Unlucky Moon: A Vietnam War Memoir by Ed Blanco

Bunker 13

 

"We'll be back at Betty by night."

 

It's still night, but daybreak is close. I'm asleep in my bunker, Bunker 13, a hulking mass of sandbags near LZ Betty’s outer perimeter wire. It's pitch black inside. Dank. Condensation covers the walls. I’ve been asleep in my bunk for nearly two hours, since coming off watch. Suddenly, a muffled voice wakes me.

 

I blink, cock an ear and listen to the night. Someone is outside the bunker talking to Morgan, the sentry on the bunker's roof. The sandbag walls muffle the voice, but I recognize that black southern accent. It is the voice of Sgt. Pulley my squad leader.

 

I hear a jeep's engine idling. I figure Pulley has driven over from HQ with our orders for the day. In the distance, coming from the direction of Phan Thiet, the province capitol, I can hear the faint but familiar crackle of automatic gunfire.

 

I check my luminous watch. It's five-thirty in the morning. Same time they woke us yesterday and the day before that. Damn! The second platoon must be going out again. Why else would Pulley be here.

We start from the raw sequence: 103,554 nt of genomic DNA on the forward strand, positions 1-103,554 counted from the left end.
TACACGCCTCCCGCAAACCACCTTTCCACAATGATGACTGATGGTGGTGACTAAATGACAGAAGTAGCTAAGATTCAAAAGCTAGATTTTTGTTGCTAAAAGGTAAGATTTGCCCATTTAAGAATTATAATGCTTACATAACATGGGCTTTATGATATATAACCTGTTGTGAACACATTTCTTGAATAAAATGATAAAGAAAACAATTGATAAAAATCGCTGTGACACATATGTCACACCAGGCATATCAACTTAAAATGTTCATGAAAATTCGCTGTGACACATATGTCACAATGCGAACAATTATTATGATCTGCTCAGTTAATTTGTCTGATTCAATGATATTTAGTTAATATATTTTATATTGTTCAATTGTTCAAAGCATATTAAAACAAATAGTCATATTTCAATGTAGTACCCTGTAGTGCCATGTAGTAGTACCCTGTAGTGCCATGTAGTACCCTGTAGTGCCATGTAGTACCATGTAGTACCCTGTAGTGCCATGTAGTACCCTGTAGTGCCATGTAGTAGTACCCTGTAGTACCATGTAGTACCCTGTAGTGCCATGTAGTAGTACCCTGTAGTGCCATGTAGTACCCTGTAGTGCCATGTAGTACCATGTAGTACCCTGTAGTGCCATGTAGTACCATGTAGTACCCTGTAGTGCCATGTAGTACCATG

Propping myself up on my elbows, I strain to hear what Pulley is telling Morgan. I can just make it out.

 

Shit! We’re going out. Another sweep. I was hoping the platoon would stay back in reserve today.

 

Pulley peels back the white parachute silk that Gunner and I had rigged over the bunker’s entrance- stoops down – and enters the dark, cramped bunker. He flicks on his flashlight and points the beam at my face. Squinting, I turn away from the light. Pulley turns his attention to Gunner who is still asleep in the lower bunk. Pulley begins rousing Gunner from his slumber, calling his name, shaking him. Gunner wakes, cursing the flashlight and the mother of whomever is holding it. Satisfied he has our attention, Pulley repeats what I heard him tell Morgan outside.

 

"Platoon’s going out again. It's another in-and-out. We'll be back at Betty by night,” he says. “No rucksacks, only butt pack with one day's rations. Assemble at the chopper pad at 0700. The mess is open if you want some chow."

 

The bunker goes pitch black. Pulley and his flashlight have disappeared through the parachute silk like a ghost in a dream. I hear him driving off in his lights-out jeep. I know his next stop is only a short distance down Betty’s outer perimeter wire to rouse from sleep the grunts in Bunker 14.